I Hate to Burst Your Bubble, But…

Today, for some reason I was thinking about my all-time favorite rom-com, While You Were Sleeping, specifically the line towards the beginning where Lucy says about her father:

He would get these far-off looks in his eyes and he would say ‘Life doesn’t always turn out the way you plan.’ I just wish I’d realized at the time, he was talking about my life.

Ah, the bubble bursting moment. We’ve all had one. The moment of realization that (1) there is no such thing as a free lunch, (2) pie in the sky is merely an illusion, or (3) it is only a paper moon.

I remember a friend telling me that she saw The Way We Were when she was eight years old and it ruined her life. I didn’t ask her what she meant, because I assumed I knew. I assumed she meant that before she saw The Way We Were she thought life (her life) would be peachy keen and she’d grow up and be happy for ever after. The Way We Were destroyed her faith in the happy ending. How could it not?

My bubble was burst when I read Little Women. I was nine. I loved Jo and I loved Laurie. I loved LaurieJo. I thought they were THE PERFECT COUPLE. I, like Laurie, never understood Jo’s reluctanceLittle Women 2 to elevate their relationship from platonic best chums to a bona fide boy-girl thing. Jo’s refusing Laurie broke my heart into as many pieces as it broke his.

I’ve tried to be mature and philosophical about it. I told myself that Jo and her mother were right, she and Laurie were too much alike, they would have made themselves miserable if they had been “so foolish as to marry.” But I didn’t agree with her decision then, and there’s a part of me (especially after reading Little Men) that still doesn’t. Jo and Laurie were undeniably best friends and, in my opinion, you should try your level best to marry your best friend, especially if he is as wonderful as Laurie.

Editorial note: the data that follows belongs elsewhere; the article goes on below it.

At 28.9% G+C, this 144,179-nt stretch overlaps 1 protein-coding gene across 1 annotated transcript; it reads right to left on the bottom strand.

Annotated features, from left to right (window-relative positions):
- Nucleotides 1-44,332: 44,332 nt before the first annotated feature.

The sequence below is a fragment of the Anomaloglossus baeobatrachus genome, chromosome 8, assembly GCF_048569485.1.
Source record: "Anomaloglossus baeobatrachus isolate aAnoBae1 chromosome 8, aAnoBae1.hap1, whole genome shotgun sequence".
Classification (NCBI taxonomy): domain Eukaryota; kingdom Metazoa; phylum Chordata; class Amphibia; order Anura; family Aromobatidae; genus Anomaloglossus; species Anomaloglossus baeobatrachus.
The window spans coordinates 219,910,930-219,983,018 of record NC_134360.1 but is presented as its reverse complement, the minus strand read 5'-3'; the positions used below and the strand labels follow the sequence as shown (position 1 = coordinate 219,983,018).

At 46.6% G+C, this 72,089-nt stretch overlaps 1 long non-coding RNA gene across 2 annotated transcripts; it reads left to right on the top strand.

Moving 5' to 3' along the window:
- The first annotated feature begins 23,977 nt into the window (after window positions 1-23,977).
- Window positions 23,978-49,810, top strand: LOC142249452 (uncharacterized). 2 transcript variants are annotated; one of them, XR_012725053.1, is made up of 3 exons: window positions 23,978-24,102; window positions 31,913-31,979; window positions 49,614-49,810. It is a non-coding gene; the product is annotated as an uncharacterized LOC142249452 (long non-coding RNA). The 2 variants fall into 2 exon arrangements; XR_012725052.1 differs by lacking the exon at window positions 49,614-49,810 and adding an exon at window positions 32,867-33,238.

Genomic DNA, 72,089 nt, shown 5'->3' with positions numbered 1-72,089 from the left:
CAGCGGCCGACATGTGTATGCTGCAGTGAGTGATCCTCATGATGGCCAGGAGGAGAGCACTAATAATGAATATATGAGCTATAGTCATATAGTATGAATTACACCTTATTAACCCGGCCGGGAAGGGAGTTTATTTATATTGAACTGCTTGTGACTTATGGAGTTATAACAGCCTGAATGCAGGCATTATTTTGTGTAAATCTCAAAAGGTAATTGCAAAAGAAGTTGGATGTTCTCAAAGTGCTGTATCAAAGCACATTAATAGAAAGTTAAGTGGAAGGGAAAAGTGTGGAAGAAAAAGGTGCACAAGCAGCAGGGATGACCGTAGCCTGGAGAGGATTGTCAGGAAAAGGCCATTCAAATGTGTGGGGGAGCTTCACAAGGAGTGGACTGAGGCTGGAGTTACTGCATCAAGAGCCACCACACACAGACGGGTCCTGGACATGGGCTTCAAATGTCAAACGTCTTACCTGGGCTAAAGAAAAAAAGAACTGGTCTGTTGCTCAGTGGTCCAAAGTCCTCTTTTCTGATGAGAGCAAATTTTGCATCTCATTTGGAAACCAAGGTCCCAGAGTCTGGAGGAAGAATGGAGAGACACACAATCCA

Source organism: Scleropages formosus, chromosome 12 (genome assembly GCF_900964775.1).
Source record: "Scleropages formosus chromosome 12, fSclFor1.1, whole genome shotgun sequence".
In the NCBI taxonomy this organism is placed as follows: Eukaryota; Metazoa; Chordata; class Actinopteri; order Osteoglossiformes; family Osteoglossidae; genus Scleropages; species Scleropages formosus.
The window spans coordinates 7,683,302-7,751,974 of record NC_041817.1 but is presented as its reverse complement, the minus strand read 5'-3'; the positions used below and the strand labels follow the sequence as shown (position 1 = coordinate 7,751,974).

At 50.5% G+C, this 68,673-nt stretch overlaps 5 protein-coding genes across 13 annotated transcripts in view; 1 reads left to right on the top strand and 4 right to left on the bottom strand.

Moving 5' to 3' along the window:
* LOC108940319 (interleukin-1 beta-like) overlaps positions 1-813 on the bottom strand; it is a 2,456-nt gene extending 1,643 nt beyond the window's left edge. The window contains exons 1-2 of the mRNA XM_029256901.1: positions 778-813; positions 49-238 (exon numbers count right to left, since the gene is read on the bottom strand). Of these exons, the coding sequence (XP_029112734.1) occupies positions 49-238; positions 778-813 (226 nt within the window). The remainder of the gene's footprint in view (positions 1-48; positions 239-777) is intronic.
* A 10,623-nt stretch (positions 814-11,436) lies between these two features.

Despite all of my trying to come to grips with a decision made by a fictional character (hum…maybe a little perspective is in order), the thing that finally helped me get over my deep and profound sadness that Jo didn’t marry Laurie, the thing that finally restored my bubble to its pre-bubble burst state was the movie Anne of Avonlea. The proposal scene in that film is—funnily enough—lifted right off the pages of Little Women instead being taken from the book (Anne of the Island) that it’s based on. I’m not sure why writer/director Kevin Sullivan opted to use Louisa May Alcott’s words instead of Lucy Maud Montgomery’s, but I am grateful because in an odd way, it provided me with needed closure.

And by the way, have you ever noticed that when someone starts a sentence with the words, “I hate to…” they then proceed to gleefully do what they claimed to hate to have to do?

More on that next time.

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